Bulgarian officials discuss migration, other risks from Ukraine crisis
A special meeting of senior Bulgarian security and government officials on April 17 discussed major aspects of the crisis in Ukraine, including security of critical infrastructure in that country, the risk of increased migration to EU member countries including Bulgaria and possible expansion of military conflict to involve third countries.
This is according to a brief statement by the Bulgarian interior ministry after the meeting, which was chaired by Interior Minister Tsvetlin Yovchev.
Others who attended were Interior Ministry chief secretary Svetlozar Lazarov, State Agency for National Security head Vladimir Pisanchev, heads of the special services, ministers, representative of state agencies, heads of the national and border police, fire safety and “leaders other structures”, the ministry statement said.
The statement said that “specific tasks and measures” had been identified for state institutions, but it was not immediately clear what these were.
The same day and in a separate statement, the Foreign Ministry quoted minister Kristian Vigenin as saying that to assist Bulgaria’s tourist industry, an additional 60 consular staff were being sent to Russia, Ukraine, Belarus and Moldova this summer.
There has been wildly varying speculation in the Bulgarian-language media about possible impacts of the crisis involving Ukraine and Russia on Bulgaria’s summer seaside tourism industry.
International and independent Ukrainian media reported on the ever-worsening crisis in Ukraine under Russian pressure.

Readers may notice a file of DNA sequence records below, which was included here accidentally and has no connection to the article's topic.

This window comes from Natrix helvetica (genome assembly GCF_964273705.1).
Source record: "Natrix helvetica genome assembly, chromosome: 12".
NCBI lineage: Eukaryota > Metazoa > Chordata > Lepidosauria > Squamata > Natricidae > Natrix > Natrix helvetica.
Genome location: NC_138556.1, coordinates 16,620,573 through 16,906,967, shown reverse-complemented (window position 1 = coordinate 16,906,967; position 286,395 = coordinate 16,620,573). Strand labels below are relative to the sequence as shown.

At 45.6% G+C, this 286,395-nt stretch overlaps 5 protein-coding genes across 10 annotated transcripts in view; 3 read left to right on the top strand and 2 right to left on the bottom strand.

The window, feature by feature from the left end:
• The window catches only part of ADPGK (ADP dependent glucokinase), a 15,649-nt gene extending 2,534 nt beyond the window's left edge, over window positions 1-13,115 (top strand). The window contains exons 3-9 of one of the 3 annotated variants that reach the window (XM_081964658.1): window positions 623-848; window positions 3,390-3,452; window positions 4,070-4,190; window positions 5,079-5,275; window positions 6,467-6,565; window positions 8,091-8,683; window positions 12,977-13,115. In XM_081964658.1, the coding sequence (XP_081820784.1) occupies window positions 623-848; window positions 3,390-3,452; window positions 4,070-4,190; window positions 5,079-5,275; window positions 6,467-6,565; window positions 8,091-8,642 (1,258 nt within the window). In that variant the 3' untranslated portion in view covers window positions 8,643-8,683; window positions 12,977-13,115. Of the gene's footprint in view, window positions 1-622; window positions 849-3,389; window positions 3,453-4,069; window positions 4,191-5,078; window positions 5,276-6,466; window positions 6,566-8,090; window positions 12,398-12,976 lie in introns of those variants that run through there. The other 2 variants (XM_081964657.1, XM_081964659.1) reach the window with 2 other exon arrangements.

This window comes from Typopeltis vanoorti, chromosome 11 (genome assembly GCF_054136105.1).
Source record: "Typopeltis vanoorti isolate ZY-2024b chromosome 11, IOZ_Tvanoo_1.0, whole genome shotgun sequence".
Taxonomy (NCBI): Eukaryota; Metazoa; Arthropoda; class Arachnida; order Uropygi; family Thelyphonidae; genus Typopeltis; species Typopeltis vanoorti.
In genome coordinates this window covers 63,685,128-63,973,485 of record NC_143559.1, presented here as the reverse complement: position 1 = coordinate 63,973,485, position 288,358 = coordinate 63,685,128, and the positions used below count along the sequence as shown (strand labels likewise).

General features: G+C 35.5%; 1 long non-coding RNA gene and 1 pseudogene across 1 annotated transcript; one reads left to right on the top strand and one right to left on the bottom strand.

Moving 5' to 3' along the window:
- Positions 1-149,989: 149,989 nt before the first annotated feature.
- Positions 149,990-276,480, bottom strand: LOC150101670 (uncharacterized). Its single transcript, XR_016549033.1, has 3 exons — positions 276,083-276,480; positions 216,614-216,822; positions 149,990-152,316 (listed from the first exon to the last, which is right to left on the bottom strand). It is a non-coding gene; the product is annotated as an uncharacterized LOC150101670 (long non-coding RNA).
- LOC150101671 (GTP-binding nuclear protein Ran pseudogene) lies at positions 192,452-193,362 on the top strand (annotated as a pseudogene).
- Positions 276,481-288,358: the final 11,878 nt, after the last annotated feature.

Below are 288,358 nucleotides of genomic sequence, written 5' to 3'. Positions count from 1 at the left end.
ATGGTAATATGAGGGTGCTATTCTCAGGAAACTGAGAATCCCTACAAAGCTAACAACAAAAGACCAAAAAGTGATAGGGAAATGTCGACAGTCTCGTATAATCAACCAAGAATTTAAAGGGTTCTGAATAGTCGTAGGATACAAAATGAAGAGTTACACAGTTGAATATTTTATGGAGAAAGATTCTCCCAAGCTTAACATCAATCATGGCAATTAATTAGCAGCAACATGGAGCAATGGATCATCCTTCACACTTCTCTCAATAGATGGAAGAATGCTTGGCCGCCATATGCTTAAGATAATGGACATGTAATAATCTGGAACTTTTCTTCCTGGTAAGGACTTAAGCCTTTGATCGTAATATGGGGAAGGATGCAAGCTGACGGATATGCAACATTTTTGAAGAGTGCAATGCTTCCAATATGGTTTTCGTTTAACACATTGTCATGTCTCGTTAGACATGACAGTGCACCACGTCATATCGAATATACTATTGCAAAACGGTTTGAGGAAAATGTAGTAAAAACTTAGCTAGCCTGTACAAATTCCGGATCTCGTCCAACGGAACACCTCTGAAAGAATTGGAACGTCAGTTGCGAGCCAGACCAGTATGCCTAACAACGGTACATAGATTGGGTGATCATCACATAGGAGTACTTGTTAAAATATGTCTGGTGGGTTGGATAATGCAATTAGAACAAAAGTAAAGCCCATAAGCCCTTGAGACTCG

The Voice of America reported on April 17 that Ukraine was holding in detention about 10 Russian citizens, all of whom have intelligence backgrounds, according to an announcement by Ukraine’s State Security Service, rthe SBU.
Answering a journalist’s question about comments made on April 17 by Russian President Vladimir Putin about the extent of Russian involvement in the Ukraine crisis, an SBU spokeswoman said, “We have about 10 Russians, with Russian passports, who have been detained.”
“They have all had experience of intelligence work,” she said. They were being investigated, she added.
Earlier, Ukraine’s interior minister said at least three pro-Russian separatists were killed and 13 wounded in a clash with national guardsmen at a base in the Ukrainian town of Mariupol.
Arsen Avakov said the separatists attacked the base with grenades and gasoline bombs. He said the troops disarmed most of the attackers and arrested 63.
The incident comes as the Russian and Ukrainian foreign ministers get ready for emergency talks in Geneva with US secretary of state John Kerry and European Union foreign policy chief Catherine Ashton.
Russian airline Aeroflot announced that the Ukrainian government has imposed heavy travel restrictions to Ukraine from Russia for males aged 16 to 60, the Kyiv Post reported in a series of live updates on April 17. To enter they must meet the following criteria: proof of family ties, death or severe illness to close family member, or a certified original copy of an invitation from legal entities or individuals.
Similar restrictions apply to Ukrainians registered in the Autonomous Region of Crimea and city of Sevastopol.
(Photo of Lazarov, Yovchev and Pisanchev: Interior Ministry press centre)